Linked to food and water access in coastal communities is loss of land from coastal erosion, flooding and sea-level rise. Coupled with warmer seas, sea-level rise contributes to the deterioration of coral reefs. In 2015-2016, higher king tides, storm surges and coastal flooding caused the loss of traditional food staples such as coconuts, swamp taro and pandanus. Sea-level rise causes salt water to seep into land, contaminating water supplies and killing plants. The struggle to survive is illustrated by Katalina Vea in a ‘do it yourself’ land reclamation by the women of Popua, Tonga who are raising their claim to land on the edge of the lagoon on the main island of Tongatapu.[20] Katalina has built up her land with an estimated 130 truckloads of fill and has a new house. Helped by a church agency and a son who works on a European ship, her home is relatively secure but the surrounding homes of low-income families endure flooding because they cannot reclaim their land. No official plan exists to relocate families. The Government solution is to build roads to the main road for flood evacuation. Other islands at risk include Kiribati, Tuvalu, Tokelau, the Federated States of Micronesia, the Marshall Islands and the Cook Islands.  At stake is the long term  survival of whole islands and nations.  The strong sense of connection to land, of wanting to stay, of links with previous and future generations is expressed by Boore Moua of Kiribati: ‘I borrow this land from my grandchildren. So as a borrower I have responsibility … as a caretaker of this land for my grandchildren’.[21]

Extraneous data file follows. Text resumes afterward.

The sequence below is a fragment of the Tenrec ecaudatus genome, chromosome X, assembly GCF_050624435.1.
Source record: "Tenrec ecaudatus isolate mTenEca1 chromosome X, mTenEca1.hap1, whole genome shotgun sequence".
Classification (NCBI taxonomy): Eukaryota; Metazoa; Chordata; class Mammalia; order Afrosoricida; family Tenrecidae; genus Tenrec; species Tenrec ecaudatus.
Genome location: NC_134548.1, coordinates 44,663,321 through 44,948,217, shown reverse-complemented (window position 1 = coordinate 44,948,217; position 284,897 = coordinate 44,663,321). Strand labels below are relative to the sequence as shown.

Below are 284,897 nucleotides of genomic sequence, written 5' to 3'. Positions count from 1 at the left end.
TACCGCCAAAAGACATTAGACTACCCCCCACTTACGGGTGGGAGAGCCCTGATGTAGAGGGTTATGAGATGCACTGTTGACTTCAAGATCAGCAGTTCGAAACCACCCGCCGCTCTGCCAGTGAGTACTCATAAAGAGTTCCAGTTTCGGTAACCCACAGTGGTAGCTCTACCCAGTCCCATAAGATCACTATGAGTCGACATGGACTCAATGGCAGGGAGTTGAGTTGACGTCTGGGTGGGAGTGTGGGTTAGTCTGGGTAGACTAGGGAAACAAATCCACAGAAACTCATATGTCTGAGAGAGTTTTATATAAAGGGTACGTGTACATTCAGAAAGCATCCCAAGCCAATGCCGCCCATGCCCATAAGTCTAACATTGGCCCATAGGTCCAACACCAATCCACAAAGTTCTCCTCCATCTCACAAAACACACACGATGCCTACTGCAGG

[20] Hungry for Justice, p. 27; Small Yet Strong, pp. 12-13.

[21] Hungry for Justice, p. 29. On doing things for themselves and traditional ways, see pp. 31, 39, 59-60.

The International Refugee Convention does recognize victims of climate change as refugees.[22] As mentioned previously, AZN has a high Pacific Island population. The first successful application for residency because of climate change was granted in August 2014 to a Tuvalu family but was helped that family’s strong ties to ANZ.[23] Despite the ANZ Human Rights Commission stating there is a moral responsibility to increase the yearly quota of Kiribati people granted residency and the advocacy of the Race Relations Commissioner in this area, government policy has not changed.